Jean-Luc Brassard quits as Canada’s chef de mission for Rio, replaced by Harnett

TORONTO – Canada’s chef de mission for the Rio Olympics has stepped down with less than four months before the Games.

Jean-Luc Brassard hinted he might quit earlier this year.

The Olympic freestyle skiing champion was unhappy with the Canadian Olympic Committee’s handling of alleged sexual harassment by former president Marcel Aubut.

The COC said Brassard has stepped down for “business and personal reasons.”



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    “Since becoming chef de mission, my professional obligations and other responsibilities have made it very challenging for me to manage time-wise,” Brassard said in a statement.

    “After much reflection, I have come to the difficult decision, and in the best interest of Team Canada, to step down as chef de mission. I arrived at the conclusion that I could not help the athletes to the extent that I would like.”

    Brassard, 43, went on to say he had full confidence in the Canadian team and called COC president Tricia Smith “a women of integrity who has done tremendous work since she arrived at the COC.”

    Smith called Brassard a “great Olympian.”

    “He has also been a great supporter to me as we take a new direction at the COC and I thank him personally for that,” she said.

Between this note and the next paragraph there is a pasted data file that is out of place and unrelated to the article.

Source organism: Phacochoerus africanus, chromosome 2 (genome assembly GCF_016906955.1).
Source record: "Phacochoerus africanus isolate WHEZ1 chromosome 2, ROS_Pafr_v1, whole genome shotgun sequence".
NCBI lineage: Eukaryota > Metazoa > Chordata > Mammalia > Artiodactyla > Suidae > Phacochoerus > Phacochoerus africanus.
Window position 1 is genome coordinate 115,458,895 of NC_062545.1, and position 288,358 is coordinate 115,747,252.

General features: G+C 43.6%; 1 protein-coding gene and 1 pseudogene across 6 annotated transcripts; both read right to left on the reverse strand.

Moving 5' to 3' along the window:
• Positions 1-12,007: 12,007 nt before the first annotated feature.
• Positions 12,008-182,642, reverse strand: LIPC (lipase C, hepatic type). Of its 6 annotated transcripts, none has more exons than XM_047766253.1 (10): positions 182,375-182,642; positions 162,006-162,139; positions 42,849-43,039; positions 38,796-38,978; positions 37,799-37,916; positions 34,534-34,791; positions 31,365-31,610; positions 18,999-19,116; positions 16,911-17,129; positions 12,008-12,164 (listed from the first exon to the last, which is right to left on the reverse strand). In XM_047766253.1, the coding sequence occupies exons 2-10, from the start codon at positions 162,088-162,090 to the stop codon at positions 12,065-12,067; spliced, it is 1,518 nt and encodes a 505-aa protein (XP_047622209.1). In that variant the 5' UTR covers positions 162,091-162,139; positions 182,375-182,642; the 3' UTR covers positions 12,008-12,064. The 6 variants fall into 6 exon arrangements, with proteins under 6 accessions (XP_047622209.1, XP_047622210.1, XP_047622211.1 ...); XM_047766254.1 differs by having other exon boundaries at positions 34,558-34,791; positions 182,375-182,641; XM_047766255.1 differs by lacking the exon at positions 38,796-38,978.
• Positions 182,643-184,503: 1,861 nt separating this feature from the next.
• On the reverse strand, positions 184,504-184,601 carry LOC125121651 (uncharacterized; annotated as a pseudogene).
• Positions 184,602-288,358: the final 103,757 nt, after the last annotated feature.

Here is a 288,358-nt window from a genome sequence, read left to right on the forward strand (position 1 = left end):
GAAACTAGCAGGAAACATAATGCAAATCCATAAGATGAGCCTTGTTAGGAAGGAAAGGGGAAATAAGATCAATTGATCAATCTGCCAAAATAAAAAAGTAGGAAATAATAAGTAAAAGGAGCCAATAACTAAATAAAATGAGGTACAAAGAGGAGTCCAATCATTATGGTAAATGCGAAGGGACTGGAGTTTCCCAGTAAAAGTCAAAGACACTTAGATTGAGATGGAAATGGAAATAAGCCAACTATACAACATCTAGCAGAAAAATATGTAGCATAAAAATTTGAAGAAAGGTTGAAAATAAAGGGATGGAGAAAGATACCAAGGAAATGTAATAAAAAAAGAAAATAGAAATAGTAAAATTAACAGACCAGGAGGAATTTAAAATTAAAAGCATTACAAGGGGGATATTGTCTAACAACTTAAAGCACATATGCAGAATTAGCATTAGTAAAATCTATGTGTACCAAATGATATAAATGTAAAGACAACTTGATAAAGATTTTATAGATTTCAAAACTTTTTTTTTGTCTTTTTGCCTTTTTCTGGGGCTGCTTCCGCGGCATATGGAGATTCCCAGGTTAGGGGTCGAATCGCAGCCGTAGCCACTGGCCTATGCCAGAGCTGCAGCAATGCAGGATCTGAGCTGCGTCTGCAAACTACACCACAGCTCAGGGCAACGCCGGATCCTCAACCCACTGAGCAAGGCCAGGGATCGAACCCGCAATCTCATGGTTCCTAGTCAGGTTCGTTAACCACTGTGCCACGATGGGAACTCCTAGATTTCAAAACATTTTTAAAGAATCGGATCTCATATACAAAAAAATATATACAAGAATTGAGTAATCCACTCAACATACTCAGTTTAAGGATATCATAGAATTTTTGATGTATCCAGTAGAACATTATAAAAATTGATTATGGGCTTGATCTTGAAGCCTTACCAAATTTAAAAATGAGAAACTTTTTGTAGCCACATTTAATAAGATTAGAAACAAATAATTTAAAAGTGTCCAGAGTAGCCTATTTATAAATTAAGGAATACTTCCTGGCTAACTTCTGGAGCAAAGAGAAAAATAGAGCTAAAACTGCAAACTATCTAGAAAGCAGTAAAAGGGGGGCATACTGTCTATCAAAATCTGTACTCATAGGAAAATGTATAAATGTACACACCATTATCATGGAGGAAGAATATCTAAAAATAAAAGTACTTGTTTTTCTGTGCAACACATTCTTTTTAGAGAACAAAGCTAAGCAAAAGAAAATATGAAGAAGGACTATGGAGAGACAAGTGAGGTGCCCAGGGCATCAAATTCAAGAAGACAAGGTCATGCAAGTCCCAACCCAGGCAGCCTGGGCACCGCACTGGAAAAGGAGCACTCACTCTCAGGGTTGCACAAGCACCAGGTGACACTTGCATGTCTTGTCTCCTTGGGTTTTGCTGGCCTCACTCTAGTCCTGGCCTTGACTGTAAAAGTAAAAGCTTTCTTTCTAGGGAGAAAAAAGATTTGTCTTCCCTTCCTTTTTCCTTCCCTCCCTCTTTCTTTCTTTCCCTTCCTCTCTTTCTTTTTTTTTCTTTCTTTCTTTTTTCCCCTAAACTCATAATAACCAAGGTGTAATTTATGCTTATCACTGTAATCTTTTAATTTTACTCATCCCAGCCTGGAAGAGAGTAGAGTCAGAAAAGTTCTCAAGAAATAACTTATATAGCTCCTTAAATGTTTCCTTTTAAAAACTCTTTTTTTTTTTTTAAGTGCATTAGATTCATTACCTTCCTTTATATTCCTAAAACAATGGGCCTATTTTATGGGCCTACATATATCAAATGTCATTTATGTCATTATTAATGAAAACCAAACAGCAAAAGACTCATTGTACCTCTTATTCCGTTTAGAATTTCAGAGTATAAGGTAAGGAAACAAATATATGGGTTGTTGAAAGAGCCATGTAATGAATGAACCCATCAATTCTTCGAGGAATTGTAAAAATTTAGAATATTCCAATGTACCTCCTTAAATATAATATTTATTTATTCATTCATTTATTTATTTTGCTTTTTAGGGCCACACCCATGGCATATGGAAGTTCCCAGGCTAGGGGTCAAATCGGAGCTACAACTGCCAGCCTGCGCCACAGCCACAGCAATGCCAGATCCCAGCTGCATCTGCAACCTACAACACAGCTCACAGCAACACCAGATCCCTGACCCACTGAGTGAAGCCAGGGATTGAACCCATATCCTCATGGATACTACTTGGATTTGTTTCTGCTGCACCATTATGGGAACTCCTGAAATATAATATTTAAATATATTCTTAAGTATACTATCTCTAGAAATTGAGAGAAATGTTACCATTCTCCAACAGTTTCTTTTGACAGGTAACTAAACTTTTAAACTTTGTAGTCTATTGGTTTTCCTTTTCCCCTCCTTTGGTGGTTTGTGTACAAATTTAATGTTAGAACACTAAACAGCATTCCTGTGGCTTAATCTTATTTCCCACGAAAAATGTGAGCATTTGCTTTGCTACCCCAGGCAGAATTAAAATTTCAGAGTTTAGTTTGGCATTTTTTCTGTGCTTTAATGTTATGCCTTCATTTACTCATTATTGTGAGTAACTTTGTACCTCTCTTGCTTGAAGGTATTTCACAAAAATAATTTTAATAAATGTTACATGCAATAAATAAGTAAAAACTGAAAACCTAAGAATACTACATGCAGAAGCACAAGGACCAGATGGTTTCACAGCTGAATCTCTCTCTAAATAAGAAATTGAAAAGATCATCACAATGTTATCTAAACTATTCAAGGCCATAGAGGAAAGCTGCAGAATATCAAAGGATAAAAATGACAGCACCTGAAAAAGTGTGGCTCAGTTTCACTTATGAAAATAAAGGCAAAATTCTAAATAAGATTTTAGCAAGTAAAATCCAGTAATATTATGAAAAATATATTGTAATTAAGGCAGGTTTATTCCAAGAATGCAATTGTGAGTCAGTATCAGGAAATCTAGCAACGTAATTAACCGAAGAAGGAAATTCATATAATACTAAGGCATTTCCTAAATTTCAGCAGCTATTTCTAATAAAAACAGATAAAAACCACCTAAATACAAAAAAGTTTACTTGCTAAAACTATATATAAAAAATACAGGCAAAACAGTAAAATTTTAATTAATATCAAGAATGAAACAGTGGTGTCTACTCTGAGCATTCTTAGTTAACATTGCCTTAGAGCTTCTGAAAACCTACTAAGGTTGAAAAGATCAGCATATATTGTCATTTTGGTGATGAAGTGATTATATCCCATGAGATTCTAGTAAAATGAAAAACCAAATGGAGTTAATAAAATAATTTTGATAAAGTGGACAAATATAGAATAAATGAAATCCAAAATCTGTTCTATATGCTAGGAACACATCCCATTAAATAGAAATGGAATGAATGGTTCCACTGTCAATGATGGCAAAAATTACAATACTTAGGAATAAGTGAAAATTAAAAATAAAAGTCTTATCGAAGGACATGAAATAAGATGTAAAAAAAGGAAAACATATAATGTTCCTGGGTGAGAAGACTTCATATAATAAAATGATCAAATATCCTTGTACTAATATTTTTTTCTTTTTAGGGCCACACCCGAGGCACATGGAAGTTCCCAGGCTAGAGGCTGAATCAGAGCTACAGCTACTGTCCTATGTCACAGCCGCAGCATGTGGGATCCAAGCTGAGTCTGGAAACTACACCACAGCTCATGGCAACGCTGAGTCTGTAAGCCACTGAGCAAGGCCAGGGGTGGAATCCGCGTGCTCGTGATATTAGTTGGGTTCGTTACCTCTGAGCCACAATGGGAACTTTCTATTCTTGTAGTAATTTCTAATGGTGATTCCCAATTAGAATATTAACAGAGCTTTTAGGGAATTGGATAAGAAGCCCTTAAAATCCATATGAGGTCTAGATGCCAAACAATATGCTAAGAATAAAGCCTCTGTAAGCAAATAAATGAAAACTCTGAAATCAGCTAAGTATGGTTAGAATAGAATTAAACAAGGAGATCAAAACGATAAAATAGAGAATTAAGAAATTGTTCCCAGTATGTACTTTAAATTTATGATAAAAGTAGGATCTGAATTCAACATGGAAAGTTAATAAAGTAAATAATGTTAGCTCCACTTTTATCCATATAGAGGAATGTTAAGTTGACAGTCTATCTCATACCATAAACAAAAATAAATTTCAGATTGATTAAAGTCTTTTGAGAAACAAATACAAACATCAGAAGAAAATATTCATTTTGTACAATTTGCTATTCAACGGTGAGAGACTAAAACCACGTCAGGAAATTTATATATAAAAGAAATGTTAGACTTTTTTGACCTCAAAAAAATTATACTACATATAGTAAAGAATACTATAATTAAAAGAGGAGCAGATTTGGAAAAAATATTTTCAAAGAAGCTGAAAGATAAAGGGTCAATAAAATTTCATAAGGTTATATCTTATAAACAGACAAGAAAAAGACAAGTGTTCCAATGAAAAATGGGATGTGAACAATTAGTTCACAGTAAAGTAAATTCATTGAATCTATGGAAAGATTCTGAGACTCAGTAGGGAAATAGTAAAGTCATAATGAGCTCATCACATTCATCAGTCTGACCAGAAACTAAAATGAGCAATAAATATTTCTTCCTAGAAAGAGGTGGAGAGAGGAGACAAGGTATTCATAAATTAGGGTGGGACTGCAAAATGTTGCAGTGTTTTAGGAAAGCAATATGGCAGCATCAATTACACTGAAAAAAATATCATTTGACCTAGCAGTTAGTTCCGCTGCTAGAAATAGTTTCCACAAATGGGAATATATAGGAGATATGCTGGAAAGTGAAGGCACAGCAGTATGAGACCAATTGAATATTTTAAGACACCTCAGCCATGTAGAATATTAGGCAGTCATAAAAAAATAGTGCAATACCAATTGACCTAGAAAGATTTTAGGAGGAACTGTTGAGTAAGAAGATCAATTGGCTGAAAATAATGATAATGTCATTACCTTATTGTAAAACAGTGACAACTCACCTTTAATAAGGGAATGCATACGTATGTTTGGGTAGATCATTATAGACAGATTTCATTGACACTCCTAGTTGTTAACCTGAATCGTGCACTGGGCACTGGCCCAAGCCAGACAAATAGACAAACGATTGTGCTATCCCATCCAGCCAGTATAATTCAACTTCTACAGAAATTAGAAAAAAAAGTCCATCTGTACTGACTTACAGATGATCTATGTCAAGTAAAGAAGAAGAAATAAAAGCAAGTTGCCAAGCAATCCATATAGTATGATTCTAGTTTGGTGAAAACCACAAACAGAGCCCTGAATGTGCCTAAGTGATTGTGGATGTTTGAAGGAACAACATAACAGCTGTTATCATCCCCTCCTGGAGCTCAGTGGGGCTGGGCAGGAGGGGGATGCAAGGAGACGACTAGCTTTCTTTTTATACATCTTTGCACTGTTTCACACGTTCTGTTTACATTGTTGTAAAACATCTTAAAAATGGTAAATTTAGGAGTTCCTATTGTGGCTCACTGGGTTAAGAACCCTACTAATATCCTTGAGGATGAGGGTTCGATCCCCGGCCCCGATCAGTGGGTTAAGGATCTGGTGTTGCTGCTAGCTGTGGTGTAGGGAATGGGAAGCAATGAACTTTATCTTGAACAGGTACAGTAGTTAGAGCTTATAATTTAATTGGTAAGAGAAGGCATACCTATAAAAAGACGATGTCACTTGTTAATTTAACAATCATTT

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    Marcel Aubut resigns


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Marcel Aubut resigns as head of COC


Canadian Olympic Committee thrilled with Canada’s performance in Sochi

Former cyclist Curt Harnett will be the new chef.

He was the Canadian team’s chef de mission at last summer’s Pan American Games in Toronto.

WATCH: Curt Harnett becomes chef-de-mission for Canadian Olympic team.

Smith succeeded Aubut after he stepped down in October.

Several women accused Aubut of sexual comments and unwanted touching.

The 68-year-old lawyer has not faced any criminal charges.

He apologized to “those who may have been offended by my behaviour” in his resignation statement.

READ MORE: Marcel Aubut resigns from Canadian Olympic Committee

The COC subsequently hired a human resources firm to conduct a review of the organization’s policies and practices in the wake of the scandal.

The COC adopted all eight recommendations in the review and fired two executives and a manager.

Less than a month after the review’s results were made public, Brassard expressed concern about how the situation had been handled in an interview with Radio-Canada.

“During the last four years, red lights were lit on a number of occasions, and intentionally or not, they were ignored,” Brassard said in the interview.

“I want to know why. We’re not talking about budgetary mistakes or financial issues, we’re talking about human feelings.”

Brassard said at the time he had written a letter to the COC’s board of directors outlining his concerns.

“If I have the impression I can’t do anything for the employees who are still hurt by this, I would consider that a failure, and I might have to distance myself,” he said.

In response to Brassard’s criticism, Smith said “we have taken the steps so far we need to take in terms of making sure our staff is safe, the workplace is healthy.

“It’s a process. If more steps need to be taken, they will be taken.”

Retired short-track speedskater Isabelle Charest and gold-medal winning wrestler Carol Huynh will be Harnett’s assistants.

Brassard was the assistant chef de mission for the Canadian team at the 2014 Sochi Olympic and was named the Rio chef later that year.